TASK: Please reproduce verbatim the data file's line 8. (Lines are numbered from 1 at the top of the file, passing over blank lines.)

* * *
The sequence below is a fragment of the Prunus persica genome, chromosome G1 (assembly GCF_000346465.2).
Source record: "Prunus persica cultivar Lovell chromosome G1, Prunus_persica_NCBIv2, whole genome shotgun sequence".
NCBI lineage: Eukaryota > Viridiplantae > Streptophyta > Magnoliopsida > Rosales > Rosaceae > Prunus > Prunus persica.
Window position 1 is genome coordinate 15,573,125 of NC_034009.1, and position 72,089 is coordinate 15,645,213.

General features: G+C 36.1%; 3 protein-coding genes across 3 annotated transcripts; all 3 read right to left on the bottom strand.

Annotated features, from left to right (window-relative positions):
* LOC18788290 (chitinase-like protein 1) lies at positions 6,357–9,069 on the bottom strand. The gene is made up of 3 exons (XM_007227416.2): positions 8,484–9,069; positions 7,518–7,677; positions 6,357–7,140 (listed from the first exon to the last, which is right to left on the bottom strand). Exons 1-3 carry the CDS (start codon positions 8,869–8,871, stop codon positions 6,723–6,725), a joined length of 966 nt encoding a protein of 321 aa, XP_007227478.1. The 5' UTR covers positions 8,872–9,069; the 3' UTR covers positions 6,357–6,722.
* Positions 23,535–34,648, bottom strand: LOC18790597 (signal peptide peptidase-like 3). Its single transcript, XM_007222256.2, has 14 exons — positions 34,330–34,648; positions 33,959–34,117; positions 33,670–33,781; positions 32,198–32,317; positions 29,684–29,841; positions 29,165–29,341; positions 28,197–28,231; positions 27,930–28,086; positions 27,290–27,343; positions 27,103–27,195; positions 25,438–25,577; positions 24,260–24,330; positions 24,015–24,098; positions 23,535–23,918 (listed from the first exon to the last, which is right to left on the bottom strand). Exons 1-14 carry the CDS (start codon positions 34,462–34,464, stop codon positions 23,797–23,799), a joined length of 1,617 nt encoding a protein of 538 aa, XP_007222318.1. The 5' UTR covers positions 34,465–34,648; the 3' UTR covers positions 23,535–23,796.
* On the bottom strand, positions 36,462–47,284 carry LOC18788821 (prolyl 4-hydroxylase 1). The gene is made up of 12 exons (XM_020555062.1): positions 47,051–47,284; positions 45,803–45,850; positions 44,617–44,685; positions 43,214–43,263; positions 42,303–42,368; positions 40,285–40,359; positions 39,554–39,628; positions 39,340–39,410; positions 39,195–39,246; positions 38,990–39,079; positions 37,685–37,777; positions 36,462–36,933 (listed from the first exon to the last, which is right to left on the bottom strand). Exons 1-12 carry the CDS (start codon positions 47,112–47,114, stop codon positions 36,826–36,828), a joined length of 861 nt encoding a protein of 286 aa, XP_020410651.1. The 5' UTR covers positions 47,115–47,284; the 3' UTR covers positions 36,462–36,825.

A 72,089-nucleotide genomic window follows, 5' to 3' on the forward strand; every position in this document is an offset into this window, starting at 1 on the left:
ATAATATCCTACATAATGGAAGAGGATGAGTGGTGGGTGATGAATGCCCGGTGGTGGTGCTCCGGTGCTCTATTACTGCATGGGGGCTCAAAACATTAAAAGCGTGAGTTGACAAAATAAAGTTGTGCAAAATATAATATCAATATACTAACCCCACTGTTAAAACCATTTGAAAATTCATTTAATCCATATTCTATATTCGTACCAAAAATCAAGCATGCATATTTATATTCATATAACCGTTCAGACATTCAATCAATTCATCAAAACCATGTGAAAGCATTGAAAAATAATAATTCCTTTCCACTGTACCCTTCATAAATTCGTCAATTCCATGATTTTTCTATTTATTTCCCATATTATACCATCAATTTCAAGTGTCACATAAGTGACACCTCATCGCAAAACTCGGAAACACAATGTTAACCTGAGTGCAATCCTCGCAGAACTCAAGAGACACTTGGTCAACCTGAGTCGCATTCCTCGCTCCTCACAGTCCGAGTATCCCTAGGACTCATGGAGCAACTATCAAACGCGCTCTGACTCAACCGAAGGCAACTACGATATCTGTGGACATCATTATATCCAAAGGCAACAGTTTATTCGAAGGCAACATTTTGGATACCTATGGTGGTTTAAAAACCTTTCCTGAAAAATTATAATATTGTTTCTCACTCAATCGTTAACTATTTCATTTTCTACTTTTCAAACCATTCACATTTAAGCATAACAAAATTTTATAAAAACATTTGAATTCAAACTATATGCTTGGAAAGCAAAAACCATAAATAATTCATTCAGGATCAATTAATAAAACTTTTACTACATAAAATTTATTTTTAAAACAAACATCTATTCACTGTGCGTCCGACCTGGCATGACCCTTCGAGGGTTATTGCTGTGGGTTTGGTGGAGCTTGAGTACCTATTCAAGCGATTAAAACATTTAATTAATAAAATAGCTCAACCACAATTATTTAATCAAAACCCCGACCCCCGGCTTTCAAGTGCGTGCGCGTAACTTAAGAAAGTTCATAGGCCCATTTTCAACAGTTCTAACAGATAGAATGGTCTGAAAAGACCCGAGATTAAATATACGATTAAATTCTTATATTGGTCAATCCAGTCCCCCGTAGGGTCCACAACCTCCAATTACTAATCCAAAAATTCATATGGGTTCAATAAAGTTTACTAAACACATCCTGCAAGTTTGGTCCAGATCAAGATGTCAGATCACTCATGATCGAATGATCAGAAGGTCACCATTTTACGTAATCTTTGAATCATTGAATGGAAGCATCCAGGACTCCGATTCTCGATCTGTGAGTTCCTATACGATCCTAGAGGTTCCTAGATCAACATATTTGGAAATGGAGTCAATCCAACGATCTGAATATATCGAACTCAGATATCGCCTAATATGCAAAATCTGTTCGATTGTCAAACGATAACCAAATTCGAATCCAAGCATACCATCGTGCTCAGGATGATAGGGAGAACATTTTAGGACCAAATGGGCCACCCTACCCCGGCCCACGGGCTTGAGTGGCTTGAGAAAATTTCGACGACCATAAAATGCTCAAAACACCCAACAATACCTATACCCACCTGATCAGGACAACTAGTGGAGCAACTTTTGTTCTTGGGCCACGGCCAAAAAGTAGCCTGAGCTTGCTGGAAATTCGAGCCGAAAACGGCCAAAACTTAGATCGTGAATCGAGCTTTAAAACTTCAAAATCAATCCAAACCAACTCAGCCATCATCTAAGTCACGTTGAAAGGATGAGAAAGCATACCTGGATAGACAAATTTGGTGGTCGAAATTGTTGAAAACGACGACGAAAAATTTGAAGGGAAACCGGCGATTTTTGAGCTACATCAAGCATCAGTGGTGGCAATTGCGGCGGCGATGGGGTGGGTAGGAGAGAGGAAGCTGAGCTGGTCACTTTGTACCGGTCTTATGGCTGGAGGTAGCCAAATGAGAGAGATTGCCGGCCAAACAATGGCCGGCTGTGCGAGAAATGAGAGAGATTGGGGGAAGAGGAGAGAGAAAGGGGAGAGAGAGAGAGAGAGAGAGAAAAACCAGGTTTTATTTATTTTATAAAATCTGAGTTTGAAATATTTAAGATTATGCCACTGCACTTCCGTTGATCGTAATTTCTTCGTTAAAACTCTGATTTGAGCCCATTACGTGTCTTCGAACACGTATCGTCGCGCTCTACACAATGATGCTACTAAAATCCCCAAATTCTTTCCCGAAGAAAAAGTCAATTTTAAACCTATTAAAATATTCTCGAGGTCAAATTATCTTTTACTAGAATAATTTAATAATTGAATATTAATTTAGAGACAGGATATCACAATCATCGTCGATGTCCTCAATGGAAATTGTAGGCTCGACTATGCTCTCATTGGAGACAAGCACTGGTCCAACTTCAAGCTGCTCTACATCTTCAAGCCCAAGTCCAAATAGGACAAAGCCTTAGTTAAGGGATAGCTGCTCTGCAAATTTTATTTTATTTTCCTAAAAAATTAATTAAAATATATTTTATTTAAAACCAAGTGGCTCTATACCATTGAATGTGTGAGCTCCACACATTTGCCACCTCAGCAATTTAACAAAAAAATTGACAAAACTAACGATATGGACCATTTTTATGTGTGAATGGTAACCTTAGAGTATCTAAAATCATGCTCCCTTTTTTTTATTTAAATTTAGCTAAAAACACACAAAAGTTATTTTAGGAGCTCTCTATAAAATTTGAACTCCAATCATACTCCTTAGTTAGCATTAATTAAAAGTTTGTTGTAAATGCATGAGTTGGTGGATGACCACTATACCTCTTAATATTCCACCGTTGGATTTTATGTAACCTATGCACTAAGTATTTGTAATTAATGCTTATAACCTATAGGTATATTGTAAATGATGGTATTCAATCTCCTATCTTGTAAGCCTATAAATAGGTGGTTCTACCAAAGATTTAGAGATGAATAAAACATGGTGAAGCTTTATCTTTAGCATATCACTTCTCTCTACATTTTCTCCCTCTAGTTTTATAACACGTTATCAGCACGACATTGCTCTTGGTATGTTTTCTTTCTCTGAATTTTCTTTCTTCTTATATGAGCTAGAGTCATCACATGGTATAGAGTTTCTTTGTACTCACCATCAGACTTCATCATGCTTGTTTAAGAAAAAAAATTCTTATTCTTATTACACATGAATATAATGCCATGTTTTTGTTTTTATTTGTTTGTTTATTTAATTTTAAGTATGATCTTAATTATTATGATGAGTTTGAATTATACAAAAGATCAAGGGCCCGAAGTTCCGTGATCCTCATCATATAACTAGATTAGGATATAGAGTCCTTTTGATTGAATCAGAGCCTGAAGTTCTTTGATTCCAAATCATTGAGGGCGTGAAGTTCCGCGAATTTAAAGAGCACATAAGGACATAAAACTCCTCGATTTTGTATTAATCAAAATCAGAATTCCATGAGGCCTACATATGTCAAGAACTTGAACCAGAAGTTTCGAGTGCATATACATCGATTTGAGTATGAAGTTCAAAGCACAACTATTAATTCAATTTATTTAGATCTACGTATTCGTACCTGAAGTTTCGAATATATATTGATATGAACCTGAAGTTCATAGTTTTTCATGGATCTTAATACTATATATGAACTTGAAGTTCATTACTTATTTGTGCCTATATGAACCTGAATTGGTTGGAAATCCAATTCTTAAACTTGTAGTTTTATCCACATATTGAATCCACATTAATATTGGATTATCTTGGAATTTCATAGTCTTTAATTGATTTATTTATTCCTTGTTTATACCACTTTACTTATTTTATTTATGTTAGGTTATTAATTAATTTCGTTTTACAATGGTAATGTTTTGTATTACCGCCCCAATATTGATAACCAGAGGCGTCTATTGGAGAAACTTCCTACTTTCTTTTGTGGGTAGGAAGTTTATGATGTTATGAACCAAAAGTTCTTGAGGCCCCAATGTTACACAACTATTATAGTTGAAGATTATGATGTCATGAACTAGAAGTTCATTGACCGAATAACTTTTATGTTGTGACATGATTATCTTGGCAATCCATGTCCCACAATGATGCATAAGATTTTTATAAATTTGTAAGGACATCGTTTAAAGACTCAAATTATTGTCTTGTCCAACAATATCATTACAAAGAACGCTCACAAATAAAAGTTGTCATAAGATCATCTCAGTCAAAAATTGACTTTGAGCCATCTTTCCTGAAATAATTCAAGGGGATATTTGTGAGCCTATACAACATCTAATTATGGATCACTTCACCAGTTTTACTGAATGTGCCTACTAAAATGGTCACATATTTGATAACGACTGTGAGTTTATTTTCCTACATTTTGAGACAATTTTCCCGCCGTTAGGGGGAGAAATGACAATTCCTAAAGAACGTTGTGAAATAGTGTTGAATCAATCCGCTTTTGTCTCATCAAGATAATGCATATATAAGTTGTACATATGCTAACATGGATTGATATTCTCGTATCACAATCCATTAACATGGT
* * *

* Positions 23,535–34,648, bottom strand: LOC18790597 (signal peptide peptidase-like 3). Its single transcript, XM_007222256.2, has 14 exons — positions 34,330–34,648; positions 33,959–34,117; positions 33,670–33,781; positions 32,198–32,317; positions 29,684–29,841; positions 29,165–29,341; positions 28,197–28,231; positions 27,930–28,086; positions 27,290–27,343; positions 27,103–27,195; positions 25,438–25,577; positions 24,260–24,330; positions 24,015–24,098; positions 23,535–23,918 (listed from the first exon to the last, which is right to left on the bottom strand). Exons 1-14 carry the CDS (start codon positions 34,462–34,464, stop codon positions 23,797–23,799), a joined length of 1,617 nt encoding a protein of 538 aa, XP_007222318.1. The 5' UTR covers positions 34,465–34,648; the 3' UTR covers positions 23,535–23,796.